In “The Dark Shadow” a chapter in his book about the failure of Ruskin's marriage, Robert Brownell explains the extent to which Ruskin, his family, and so many others in Victorian England were afflicted by tuberculosis. — George P. Landow.
Consumption was the contemporary term for tuberculosis, a potentially fatal mycobacterial infection that primarily affects the lungs. There was, and is, nothing remorely Romantic or psychosomatic about the disease. The most common form of human tuberculosis usually begins with flu-like symptoms which progress to a persistent cough, the spirting of blood caused by lesion of the lung tissue, and consequent weight-loss or general wasting of the muscles. The primary lesion of the lung can sometimes heal and the infection be contained within a protective tubercle. If this does not happen, the disease begins to consume the organ in which it has lodged, usually the lung, and the illness progresses to a fatal conclusion. This can sometimes be a protracted process with periods of remission or latency. Human tuberculosis is usually spread when asrosol droplets of infected sputum ejected by the coughing of the infected person are inhaled by those in prolonged and close contact. I his means that the disease often spreads within families: hence its description as 'the family attendant'.
The classic case was that of the Brontë family, seven of whom died from the disease, bin other notable Victorian families such as the Trollopes and the Oliphants also suffered. John was later (1863) to become a close friend of George MacDonald the writer. MacDonalds mother had died of the disease in 1833 when he was eight and George himself survived repeated attacks of consumption starting in 1850. He lost his fourteen year-old half sister Isabella in 1855 and his father and brother John to the disease in 1858. Four of MacDonalds own children died later; two of them within a year of each other. Another child. Grace, survived childhood but died in 1884 after giving birth to a baby who also died of the same disease. Although tuberculosis is environmentally transmitted, susceptibility may also be inherited. The micro-organism that causes it was identified in 1865, but the pathology of the disease, and particularly of the secondary infections it causes, was not properly understood until much later. Even today tuberculosis can be a very difficult disease to identify' and treat. It is not always confined to the lungs; indeed in some cases the lungs can be unaffected. Almost any organ in the body can be infected. Tuberculosis of the larynx is perhaps the most infectious form, whereas something like tuberculosis of the kidneys would be the least. The disease can often lodge in the lymph glands in the neck, resulting in 'scrofula, or lymphatic tuberculosis, the disease that John [Ruskin]'s father was said to have suffered in his youth. [56/57]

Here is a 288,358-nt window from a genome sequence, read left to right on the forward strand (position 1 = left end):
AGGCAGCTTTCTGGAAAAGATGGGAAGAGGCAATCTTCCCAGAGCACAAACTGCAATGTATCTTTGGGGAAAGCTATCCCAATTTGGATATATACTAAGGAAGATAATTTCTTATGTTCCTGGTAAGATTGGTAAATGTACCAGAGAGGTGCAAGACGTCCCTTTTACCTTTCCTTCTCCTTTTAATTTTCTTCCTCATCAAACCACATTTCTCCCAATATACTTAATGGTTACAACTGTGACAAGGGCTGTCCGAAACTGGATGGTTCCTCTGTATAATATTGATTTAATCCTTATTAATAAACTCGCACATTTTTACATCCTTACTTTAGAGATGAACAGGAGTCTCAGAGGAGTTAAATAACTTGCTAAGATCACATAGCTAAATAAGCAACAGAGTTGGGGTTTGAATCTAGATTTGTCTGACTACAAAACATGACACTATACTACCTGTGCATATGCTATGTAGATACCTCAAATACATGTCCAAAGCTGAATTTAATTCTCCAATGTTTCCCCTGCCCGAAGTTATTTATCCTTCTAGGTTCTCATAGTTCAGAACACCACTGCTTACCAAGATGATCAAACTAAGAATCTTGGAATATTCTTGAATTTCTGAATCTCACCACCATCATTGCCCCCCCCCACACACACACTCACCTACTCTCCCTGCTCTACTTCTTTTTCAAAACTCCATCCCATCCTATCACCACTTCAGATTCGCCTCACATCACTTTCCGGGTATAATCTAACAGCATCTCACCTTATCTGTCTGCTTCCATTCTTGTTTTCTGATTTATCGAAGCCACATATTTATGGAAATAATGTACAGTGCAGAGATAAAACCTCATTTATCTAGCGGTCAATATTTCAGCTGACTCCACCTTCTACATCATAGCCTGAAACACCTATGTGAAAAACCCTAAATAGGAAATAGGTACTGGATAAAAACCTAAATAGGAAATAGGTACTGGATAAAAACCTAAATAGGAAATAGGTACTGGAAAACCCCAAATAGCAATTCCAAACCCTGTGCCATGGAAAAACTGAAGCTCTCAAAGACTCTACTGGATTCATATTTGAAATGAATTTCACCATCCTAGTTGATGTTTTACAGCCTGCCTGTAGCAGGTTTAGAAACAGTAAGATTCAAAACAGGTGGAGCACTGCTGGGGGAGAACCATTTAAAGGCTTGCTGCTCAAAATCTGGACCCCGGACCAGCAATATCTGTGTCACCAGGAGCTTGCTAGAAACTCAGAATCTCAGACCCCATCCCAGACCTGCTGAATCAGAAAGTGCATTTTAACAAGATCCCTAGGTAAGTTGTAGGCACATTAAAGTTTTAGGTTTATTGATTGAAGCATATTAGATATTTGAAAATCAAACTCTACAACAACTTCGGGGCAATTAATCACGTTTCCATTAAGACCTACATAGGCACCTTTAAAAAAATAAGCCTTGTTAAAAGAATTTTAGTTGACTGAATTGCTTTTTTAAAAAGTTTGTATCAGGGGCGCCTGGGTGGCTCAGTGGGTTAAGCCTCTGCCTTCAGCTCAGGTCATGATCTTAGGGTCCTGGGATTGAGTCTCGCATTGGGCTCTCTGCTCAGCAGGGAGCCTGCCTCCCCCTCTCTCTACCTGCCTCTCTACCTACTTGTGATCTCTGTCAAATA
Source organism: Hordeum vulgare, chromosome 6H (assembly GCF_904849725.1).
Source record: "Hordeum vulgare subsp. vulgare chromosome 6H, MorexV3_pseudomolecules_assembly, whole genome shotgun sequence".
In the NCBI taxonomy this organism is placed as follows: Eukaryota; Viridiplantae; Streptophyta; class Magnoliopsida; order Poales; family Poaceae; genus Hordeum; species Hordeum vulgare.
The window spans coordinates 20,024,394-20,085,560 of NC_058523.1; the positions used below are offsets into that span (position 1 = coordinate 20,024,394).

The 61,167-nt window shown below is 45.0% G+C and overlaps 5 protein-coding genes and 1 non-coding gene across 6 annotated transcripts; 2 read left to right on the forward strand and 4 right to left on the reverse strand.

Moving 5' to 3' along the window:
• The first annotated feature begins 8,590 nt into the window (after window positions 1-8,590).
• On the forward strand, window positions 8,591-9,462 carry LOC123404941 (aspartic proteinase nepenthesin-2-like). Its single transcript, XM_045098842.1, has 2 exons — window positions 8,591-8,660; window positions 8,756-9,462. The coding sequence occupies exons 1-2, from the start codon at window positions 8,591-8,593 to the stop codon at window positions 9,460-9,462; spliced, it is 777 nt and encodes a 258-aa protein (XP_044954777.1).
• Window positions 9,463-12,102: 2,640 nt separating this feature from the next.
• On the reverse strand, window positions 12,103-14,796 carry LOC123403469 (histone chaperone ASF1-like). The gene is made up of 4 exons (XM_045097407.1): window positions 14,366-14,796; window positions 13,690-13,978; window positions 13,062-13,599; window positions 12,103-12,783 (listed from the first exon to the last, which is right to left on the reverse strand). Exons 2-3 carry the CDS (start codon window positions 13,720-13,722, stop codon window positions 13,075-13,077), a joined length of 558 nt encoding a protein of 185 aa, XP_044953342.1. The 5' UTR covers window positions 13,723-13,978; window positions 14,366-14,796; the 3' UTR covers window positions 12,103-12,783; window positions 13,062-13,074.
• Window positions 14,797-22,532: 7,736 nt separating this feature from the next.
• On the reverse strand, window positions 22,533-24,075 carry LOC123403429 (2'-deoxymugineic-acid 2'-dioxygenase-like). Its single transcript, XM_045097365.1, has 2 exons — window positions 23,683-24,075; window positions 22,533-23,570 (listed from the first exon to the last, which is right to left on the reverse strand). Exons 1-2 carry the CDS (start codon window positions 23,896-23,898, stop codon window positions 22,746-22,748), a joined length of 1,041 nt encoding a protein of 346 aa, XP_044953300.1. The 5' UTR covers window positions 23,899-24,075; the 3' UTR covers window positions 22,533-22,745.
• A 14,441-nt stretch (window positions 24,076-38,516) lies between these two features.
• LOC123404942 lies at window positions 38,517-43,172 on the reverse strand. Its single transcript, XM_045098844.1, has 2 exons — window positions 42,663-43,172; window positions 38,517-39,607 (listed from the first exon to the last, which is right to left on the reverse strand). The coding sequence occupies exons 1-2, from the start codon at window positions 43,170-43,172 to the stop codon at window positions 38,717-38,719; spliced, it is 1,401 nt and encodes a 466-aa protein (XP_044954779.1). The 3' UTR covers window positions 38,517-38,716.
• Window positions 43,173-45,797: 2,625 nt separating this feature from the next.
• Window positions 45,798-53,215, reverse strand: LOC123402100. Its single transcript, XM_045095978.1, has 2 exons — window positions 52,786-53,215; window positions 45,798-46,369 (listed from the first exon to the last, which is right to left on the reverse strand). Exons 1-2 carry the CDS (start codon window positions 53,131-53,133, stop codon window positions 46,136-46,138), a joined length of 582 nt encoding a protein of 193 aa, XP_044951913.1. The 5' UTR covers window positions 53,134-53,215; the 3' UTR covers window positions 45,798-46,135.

- Dickens’s Consumptive Urbanity: Consumption (Tuberculosis) through the Prism of Sensibility
- Consumption and the Modern City
- Consumption in the Victorian Newspapers
- Tuberculosis and Spirituality
Brownell, Robert. Marriage of Inconvenience: John Ruskin, Effie Gray, John Everett Millais and the surprising truth about the most notorious marriage of the nineteenth century. London: Pallas Athene, 2013 [Review in the Victorian Web.]
Last modified 7 March 2014